My answer is simple: I will not put American boots on the ground in Syria. I will not pursue an open-ended action like Iraq or Afghanistan. I will not pursue a prolonged air campaign like Libya or Kosovo. This would be a targeted strike to achieve a clear objective: deterring the use of chemical weapons, and degrading Assad’s capabilities.

And my response is: we bombed Germany practically to the Stone Age in WWII, and it took Soviet tanks rolling on Berlin to get them to quit; we flattened Japan in the same war, and it took two atom bombs and the threat of an infantry invasion bypassing the rest of the Pacific to convince them we wouldn't take a conditional surrender; for their part, the Germans did a fine job of harassing the British from the air in still-the-same-war, and all they managed to do was stiffen the Brits' collective neck and solidify their resistance long enough for the United States to eventually get into the war and make it completely unwinnable for the Reich.

We bombed the hell out of North Vietnam in the 1960s and 1970s and I think all we got out of that deal was the second-worst Republican Presidential candidate of the previous half-century.  We also bombed Viet Cong strongholds in Cambodia, and all that did was drive the Khmer Rouge even batshit crazier than they already were (which is saying something), contributing to a radicalization process that eventually caused between two-and-four million deaths (many of them caused by being beaten to death by starving children armed with machetes and unloaded rifles, which is a horrible way to die like all the other ways to die, and probably most of them by starvation, which is also a horrible way like all the other ways to die--did you know that one form of malnutrition, scurvy, basically causes your body to disintegrate and bleed out because your body can no longer form the connective tissues that literally hold you together?).

Point being, nobody wants "boots on the ground," but that's how you actually accomplish anything at all.  Air power is great--in conjunction with ground forces.  Naval support is awesome--in conjunction with ground forces.  Planes and ships don't hold territory, they don't impose a greater will upon the citizens or regime.  There's some evidence, mentioned above, that what a bombing campaign gets you is easily a more-resolved enemy and/or a crazier population; these may be the same thing, the survivors psychologically fused together by the act of survival, driven paranoid by the uncertainty of when death will next rain down and bound in solidarity by that looming, inescapable fear.

What are we going to accomplish shooting things at Assad?  He isn't afraid of us now when we've threatened to shoot things at him; gods help us with what he might do to his own people if we do shoot things at him and he lives through it, or what he does to us if he can get his grubby paws on us.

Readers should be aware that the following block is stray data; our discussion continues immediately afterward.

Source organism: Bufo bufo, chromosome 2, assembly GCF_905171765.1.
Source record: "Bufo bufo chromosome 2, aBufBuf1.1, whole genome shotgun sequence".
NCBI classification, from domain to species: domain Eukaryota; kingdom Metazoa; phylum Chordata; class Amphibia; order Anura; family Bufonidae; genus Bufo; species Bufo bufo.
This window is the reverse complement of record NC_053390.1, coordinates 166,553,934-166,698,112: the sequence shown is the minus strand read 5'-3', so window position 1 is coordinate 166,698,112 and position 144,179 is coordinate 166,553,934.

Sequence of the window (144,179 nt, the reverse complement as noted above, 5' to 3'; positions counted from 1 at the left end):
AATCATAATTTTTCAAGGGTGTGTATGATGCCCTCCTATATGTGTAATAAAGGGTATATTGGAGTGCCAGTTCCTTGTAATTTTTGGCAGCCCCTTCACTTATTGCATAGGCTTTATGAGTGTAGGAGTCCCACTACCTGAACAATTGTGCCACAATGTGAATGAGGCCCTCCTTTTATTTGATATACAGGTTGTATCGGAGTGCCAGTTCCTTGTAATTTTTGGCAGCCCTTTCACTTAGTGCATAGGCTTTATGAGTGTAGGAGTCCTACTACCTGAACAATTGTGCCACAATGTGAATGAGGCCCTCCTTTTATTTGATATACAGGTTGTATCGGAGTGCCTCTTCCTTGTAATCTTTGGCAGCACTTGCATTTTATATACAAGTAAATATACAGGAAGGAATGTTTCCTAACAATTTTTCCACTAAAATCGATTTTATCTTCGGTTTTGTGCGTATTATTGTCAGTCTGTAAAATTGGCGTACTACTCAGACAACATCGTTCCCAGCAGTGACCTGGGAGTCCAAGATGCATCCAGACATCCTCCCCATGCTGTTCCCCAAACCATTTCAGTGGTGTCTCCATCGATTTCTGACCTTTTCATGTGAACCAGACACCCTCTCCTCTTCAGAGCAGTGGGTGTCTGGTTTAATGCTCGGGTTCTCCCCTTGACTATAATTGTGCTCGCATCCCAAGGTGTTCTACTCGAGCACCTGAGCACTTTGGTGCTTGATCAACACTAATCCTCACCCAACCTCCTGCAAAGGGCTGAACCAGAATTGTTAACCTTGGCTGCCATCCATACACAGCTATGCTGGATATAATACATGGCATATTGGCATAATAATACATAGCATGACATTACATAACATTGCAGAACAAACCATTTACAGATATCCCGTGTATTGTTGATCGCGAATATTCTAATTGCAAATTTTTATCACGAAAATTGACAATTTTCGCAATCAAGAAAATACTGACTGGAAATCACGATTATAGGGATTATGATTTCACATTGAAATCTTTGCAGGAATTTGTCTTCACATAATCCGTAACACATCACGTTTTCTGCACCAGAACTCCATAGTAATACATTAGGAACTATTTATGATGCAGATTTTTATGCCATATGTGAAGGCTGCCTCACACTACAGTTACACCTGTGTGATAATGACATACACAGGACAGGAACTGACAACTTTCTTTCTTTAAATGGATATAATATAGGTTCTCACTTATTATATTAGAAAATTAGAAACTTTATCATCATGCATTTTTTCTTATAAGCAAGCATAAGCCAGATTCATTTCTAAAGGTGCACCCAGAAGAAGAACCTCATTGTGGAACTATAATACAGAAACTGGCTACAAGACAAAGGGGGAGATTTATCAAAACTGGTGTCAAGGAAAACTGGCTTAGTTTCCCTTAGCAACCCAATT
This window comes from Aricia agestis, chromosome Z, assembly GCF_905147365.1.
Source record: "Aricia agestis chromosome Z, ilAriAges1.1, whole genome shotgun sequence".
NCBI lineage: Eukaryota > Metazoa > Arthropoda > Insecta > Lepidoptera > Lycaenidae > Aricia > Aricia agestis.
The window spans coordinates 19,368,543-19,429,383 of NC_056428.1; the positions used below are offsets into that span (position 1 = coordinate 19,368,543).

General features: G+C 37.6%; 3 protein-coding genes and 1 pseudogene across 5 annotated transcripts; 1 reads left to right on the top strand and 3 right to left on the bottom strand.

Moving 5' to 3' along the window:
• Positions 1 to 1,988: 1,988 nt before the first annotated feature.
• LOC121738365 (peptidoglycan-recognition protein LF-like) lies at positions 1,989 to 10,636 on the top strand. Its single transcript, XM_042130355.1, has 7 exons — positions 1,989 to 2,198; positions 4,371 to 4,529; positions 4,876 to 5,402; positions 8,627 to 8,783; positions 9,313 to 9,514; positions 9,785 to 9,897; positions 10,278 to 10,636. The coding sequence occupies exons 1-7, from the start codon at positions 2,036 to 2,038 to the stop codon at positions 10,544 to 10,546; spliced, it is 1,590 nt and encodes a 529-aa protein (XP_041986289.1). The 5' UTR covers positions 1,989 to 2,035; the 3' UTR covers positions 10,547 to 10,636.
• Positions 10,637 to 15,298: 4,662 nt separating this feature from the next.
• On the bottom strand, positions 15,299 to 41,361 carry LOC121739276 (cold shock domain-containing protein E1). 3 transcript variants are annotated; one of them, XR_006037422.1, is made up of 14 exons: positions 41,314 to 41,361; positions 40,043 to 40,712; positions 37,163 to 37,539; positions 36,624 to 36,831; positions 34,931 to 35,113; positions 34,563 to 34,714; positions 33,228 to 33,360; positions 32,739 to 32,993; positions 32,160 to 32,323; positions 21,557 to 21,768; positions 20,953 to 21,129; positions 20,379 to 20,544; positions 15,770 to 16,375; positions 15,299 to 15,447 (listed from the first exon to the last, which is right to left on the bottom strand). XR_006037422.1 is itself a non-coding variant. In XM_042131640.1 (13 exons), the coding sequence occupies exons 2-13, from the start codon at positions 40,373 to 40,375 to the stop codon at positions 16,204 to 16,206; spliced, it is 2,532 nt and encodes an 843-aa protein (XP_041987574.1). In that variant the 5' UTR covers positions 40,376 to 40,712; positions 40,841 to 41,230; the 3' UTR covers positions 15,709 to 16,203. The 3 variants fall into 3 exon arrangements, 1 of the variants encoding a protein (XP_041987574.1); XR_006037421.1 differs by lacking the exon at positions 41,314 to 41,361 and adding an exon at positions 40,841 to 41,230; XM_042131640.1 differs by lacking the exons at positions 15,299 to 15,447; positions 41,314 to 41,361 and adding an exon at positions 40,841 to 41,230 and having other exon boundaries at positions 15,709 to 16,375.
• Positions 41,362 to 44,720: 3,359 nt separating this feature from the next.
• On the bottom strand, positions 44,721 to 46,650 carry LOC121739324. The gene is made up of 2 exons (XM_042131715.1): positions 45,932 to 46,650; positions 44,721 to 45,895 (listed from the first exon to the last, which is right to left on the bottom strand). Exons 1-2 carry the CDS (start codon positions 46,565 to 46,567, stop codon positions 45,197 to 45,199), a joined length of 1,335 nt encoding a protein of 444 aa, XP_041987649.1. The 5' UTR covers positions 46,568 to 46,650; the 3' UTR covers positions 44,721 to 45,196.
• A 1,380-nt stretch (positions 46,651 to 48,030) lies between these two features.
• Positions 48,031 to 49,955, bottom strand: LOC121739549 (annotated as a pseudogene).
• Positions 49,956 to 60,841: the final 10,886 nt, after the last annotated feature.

Speaking of which--
Others have asked whether it’s worth acting if we don’t take out Assad. As some members of Congress have said, there’s no point in simply doing a “pinprick” strike in Syria.

Let me make something clear: The United States military doesn’t do pinpricks. Even a limited strike will send a message to Assad that no other nation can deliver. I don’t think we should remove another dictator with force -- we learned from Iraq that doing so makes us responsible for all that comes next. But a targeted strike can make Assad, or any other dictator, think twice before using chemical weapons.

Restating a dubious proposition in completely different words doesn't make it less-dubious.  Nice dick-waving with the "pinprick" line, though.  Your predecessor would be proud, Mr. President; that's the kind of phrase he used to love.

Other questions involve the dangers of retaliation. We don’t dismiss any threats, but the Assad regime does not have the ability to seriously threaten our military. Any other retaliation they might seek is in line with threats that we face every day. Neither Assad nor his allies have any interest in escalation that would lead to his demise. And our ally, Israel, can defend itself with overwhelming force, as well as the unshakeable support of the United States of America.

Am I the only one who has a hard time reconciling this passage with the crap about, "Over time, our troops would again face the prospect of chemical warfare on the battlefield, and it could be easier for terrorist organizations to obtain these weapons and to use them to attack civilians"?  It's very hard to take a speech seriously when one of the speaker's choice arguments is a rebuttal to something he claimed less than fifteen minutes previously.